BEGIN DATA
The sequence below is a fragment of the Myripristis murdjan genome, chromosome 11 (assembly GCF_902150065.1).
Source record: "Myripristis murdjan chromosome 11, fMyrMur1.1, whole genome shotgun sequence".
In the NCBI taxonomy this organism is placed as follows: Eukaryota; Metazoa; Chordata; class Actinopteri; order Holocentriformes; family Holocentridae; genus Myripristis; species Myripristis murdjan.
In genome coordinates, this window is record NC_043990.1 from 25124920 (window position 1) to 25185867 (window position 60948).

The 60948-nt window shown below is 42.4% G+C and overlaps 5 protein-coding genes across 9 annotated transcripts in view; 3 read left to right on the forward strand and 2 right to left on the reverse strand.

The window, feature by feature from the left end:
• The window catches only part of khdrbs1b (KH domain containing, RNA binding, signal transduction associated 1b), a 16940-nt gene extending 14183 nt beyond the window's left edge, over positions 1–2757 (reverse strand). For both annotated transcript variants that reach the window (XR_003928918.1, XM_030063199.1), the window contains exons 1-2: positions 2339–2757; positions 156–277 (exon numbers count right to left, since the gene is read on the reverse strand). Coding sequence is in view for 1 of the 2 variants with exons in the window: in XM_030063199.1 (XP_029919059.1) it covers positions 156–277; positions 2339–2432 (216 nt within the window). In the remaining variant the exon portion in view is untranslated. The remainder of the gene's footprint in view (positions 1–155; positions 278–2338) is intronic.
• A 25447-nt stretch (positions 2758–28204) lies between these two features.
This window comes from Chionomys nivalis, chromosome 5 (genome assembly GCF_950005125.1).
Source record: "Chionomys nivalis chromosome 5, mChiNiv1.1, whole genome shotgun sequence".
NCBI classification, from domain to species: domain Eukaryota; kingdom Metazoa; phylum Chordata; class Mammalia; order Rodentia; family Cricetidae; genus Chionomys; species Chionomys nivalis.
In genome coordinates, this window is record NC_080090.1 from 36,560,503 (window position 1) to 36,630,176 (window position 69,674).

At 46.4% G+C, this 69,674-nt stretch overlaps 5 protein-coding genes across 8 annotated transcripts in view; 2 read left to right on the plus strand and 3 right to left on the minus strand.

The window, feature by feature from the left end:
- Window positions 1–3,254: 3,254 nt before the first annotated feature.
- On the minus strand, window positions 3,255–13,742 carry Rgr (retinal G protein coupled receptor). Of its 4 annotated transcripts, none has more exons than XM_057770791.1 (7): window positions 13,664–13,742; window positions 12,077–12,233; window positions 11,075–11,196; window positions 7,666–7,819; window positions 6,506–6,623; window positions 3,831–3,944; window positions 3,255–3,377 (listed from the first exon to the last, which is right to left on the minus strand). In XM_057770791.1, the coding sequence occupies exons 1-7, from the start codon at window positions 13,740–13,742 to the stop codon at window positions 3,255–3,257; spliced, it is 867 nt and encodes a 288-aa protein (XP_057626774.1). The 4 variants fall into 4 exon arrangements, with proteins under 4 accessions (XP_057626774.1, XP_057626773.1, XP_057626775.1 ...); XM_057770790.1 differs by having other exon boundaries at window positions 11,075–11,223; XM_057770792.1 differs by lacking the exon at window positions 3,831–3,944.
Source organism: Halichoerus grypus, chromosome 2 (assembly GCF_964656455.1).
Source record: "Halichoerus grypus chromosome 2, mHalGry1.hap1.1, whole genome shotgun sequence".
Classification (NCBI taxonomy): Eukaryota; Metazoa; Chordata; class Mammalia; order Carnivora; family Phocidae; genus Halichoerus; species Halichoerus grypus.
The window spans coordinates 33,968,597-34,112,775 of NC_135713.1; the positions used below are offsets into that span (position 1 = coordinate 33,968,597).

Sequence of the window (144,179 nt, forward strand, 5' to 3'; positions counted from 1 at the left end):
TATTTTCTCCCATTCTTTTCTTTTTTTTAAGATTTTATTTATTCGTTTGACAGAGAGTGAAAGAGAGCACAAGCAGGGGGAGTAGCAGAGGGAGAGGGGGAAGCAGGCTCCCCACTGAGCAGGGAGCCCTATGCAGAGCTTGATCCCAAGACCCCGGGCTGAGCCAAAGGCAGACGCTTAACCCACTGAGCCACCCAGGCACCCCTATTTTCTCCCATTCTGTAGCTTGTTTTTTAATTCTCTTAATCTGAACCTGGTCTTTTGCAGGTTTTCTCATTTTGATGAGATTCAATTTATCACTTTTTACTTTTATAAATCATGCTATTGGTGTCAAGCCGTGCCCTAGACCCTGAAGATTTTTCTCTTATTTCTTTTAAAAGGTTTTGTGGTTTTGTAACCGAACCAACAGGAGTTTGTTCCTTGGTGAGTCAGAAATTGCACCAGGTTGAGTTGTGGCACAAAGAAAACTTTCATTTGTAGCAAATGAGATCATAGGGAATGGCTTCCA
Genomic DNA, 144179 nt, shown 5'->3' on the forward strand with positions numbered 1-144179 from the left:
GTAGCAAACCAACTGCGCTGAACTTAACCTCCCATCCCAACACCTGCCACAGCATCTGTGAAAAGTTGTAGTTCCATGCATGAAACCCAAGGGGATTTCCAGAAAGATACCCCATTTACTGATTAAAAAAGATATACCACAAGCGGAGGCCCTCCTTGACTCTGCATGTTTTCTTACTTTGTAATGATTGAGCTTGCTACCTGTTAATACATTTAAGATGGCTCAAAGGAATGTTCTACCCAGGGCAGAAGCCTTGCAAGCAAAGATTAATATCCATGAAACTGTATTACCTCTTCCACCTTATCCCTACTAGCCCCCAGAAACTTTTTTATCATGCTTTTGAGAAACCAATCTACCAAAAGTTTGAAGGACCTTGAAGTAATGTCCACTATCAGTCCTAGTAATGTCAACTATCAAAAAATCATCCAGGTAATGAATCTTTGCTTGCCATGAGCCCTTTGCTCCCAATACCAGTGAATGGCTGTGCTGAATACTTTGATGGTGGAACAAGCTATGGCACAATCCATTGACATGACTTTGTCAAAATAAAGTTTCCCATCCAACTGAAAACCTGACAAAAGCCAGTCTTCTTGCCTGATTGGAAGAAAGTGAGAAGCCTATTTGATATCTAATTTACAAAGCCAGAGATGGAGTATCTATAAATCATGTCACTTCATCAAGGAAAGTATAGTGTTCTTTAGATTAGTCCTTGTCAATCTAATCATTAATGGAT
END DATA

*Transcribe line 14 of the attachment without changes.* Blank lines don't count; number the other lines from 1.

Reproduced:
The window, feature by feature from the left end: